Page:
• Maintaining Independence with Sarcoidosis-Related Glaucoma

    Written By: Dayle Kern
    Reviewed By: Michele Lim, M.D.
    Jan. 09, 2015

    One woman's story of living with - and managing - glaucoma

    Being diagnosed with a chronic illness can be overwhelming, and being diagnosed with two chronic illnesses back-to-back can feel like a double-whammy. This was the case for Denise Osegueda, a resident of Sacramento, Calif. who at 46 was diagnosed with sarcoidosis and soon afterward, glaucoma.

    "I'd been to so many doctors for sarcoidosis-related tests, I didn't think a routine eye exam would be a big deal. But then the optometrist said the pressure inside my right eye was 45 – that's about four times higher than it should have been! He asked if I had a headache or had been vomiting, but I didn't have any symptoms."

    "I would have been blind, my sight was going that fast!" Denise Osegueda

    Her optometrist immediately sent her to see an ophthalmologist and even offered to drive her there. They found that the sarcoidosis, a disease in which abnormal groups of inflammatory cells form in the organs, had affected primarily her eyes and chest. Her eyes responded by increasing their internal pressure, called intraocular pressure, which had begun to damage her optic nerve.`

    "I get emotional every time I think about it – I would have been blind, my sight was going that fast!"

    She started seeing her ophthalmologist every day and was soon referred to Michele Lim, M.D., an ophthalmologist with specialized training in the treatment of glaucoma. Dr. Lim recommended surgeries to help preserve Denise's sight and manage her glaucoma.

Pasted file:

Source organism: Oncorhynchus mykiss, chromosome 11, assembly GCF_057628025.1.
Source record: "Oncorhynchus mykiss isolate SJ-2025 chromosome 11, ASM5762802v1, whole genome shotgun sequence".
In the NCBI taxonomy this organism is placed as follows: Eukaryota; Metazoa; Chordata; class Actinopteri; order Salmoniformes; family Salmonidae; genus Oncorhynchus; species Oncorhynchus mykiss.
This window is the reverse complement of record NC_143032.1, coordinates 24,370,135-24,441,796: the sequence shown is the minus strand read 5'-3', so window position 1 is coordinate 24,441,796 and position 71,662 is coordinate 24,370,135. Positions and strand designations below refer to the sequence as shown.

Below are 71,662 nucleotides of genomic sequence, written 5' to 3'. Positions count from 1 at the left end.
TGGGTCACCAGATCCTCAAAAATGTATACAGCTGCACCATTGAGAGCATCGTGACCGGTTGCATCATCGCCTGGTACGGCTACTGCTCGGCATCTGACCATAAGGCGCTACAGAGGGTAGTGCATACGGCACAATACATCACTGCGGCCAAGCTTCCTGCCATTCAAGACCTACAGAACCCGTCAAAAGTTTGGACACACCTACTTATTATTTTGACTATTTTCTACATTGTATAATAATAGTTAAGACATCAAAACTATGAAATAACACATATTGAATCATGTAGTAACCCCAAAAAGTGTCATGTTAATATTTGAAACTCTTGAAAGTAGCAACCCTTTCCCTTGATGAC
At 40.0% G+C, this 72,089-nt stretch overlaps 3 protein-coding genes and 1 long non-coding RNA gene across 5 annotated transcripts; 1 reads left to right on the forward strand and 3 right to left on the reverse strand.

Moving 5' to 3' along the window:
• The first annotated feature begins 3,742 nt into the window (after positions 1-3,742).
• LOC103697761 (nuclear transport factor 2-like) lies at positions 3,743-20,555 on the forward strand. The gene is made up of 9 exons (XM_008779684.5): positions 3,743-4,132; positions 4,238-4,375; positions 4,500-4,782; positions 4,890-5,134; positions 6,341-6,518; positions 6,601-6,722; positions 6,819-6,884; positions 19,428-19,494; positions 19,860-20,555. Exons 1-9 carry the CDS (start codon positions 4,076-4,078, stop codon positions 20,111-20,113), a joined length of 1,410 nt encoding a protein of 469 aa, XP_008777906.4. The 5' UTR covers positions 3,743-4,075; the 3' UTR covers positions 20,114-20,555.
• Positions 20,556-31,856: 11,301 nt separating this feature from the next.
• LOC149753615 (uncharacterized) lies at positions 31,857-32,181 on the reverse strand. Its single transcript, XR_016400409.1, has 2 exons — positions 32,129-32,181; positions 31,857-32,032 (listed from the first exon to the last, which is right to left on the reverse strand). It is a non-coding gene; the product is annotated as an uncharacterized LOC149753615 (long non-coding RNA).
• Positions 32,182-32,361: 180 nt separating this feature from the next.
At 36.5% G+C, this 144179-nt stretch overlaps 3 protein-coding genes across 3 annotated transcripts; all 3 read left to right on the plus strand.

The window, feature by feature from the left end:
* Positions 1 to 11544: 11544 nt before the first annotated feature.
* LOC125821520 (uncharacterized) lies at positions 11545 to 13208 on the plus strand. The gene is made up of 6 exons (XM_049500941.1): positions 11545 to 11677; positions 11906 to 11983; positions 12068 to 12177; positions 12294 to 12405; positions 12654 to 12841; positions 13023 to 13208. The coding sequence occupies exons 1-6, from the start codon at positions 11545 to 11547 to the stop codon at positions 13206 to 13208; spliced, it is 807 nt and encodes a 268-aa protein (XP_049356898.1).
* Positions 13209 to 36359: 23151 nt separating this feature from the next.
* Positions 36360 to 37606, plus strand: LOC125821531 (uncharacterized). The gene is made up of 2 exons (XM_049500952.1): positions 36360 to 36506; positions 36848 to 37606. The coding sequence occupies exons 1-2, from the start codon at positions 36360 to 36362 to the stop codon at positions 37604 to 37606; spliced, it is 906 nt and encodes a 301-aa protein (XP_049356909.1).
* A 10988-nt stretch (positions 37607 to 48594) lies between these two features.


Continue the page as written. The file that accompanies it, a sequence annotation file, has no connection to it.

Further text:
"We implanted something called a 'tube shunt' or glaucoma drainage device into each eye. These implants help provide extra drainage of fluid inside the eye to help lower eye pressure," said Dr. Lim. "If Denise hadn't kept her regular eye exam, it is likely she would have gone blind. Because her glaucoma was caught early enough, we've had options, such as these surgeries and medications, which have helped her keep her eye sight."

    Denise's ability to manage her glaucoma has prepared her to find the silver lining in other eye conditions she's experienced. When she developed cataracts, she was happy to trade in the glasses she'd worn since second grade for the intraocular lenses she got during cataract surgery and she now only needs glasses for occasional reading. When she discovered her sarcoidosis had caused macular edema that would also require eye drops, she was already well-versed in taking eye drops and integrated it into her routine.

    More than ten years since her diagnosis, Denise now gives herself medicated eye drops four times a day – a practice she has integrated into her daily routine. She has lost much of her peripheral (side) vision, but she's able to keep her independence and care for her aging parents – things she would have struggled with if she'd lost her vision completely. She even takes on new challenges. Last year she ran her first half-marathon and soon she hopes to tackle some ski slopes.

    "Glaucoma can be a roller coaster, but I would advise anyone living with it to embrace it," says Denise. "The first step, of course, is to keep your ophthalmologist appointments so you can be diagnosed as early as possible. Once you have been diagnosed, don't let it get you down – you may have to retrain yourself to keep up with it, it's a new part of your daily routine, but it's manageable."